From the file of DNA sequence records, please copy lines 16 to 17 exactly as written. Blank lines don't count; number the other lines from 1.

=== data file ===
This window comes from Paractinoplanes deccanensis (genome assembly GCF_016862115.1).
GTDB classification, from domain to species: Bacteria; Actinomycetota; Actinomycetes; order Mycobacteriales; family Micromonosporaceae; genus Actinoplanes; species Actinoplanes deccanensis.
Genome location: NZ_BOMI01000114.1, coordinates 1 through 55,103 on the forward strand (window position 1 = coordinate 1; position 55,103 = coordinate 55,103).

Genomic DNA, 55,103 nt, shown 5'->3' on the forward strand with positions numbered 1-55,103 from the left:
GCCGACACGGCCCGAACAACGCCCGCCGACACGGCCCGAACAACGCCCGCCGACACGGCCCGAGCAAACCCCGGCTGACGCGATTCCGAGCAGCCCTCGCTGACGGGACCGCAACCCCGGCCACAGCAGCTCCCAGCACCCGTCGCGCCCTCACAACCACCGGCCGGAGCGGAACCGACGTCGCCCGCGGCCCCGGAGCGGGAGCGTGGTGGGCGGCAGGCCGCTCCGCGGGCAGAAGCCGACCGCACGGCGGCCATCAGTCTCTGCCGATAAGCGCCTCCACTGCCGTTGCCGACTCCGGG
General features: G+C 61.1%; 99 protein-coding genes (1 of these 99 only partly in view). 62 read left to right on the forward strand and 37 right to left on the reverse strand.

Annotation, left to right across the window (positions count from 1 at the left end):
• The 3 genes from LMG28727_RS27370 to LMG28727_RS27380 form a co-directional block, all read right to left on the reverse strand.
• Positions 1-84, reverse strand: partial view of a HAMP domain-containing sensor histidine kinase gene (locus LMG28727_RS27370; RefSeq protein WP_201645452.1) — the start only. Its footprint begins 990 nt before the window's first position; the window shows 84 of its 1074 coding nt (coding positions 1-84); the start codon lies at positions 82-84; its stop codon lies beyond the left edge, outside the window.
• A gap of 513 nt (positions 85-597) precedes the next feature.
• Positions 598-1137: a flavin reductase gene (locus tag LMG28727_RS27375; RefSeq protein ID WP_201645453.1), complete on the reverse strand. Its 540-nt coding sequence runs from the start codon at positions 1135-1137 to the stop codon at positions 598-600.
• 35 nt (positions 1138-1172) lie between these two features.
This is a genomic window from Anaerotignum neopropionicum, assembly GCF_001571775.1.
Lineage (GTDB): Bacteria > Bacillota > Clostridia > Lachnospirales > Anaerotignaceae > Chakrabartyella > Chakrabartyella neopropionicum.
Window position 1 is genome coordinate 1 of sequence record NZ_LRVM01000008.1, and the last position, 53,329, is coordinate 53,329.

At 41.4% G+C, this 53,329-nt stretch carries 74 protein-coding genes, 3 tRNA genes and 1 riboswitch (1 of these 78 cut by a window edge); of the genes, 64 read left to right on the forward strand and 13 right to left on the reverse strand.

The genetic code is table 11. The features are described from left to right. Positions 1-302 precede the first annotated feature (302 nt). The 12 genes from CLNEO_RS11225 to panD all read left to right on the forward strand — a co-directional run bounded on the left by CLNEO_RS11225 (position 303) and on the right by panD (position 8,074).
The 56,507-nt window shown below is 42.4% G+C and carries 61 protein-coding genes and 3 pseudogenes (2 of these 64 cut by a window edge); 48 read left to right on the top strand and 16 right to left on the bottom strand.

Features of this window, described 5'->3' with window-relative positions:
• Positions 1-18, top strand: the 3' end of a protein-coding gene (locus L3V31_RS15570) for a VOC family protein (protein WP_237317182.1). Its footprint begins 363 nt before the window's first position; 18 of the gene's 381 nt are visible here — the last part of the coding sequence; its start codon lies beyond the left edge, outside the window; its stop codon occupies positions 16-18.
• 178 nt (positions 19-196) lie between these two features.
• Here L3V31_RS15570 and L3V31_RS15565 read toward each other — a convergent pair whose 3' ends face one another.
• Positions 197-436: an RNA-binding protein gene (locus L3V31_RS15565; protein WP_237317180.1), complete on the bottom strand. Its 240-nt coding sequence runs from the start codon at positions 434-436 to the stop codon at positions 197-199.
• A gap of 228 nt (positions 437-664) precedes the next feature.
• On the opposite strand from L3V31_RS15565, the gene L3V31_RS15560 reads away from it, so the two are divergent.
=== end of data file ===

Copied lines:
At 41.4% G+C, this 53,329-nt stretch carries 74 protein-coding genes, 3 tRNA genes and 1 riboswitch (1 of these 78 cut by a window edge); of the genes, 64 read left to right on the forward strand and 13 right to left on the reverse strand.

The genetic code is table 11. The features are described from left to right. Positions 1-302 precede the first annotated feature (302 nt). The 12 genes from CLNEO_RS11225 to panD all read left to right on the forward strand — a co-directional run bounded on the left by CLNEO_RS11225 (position 303) and on the right by panD (position 8,074).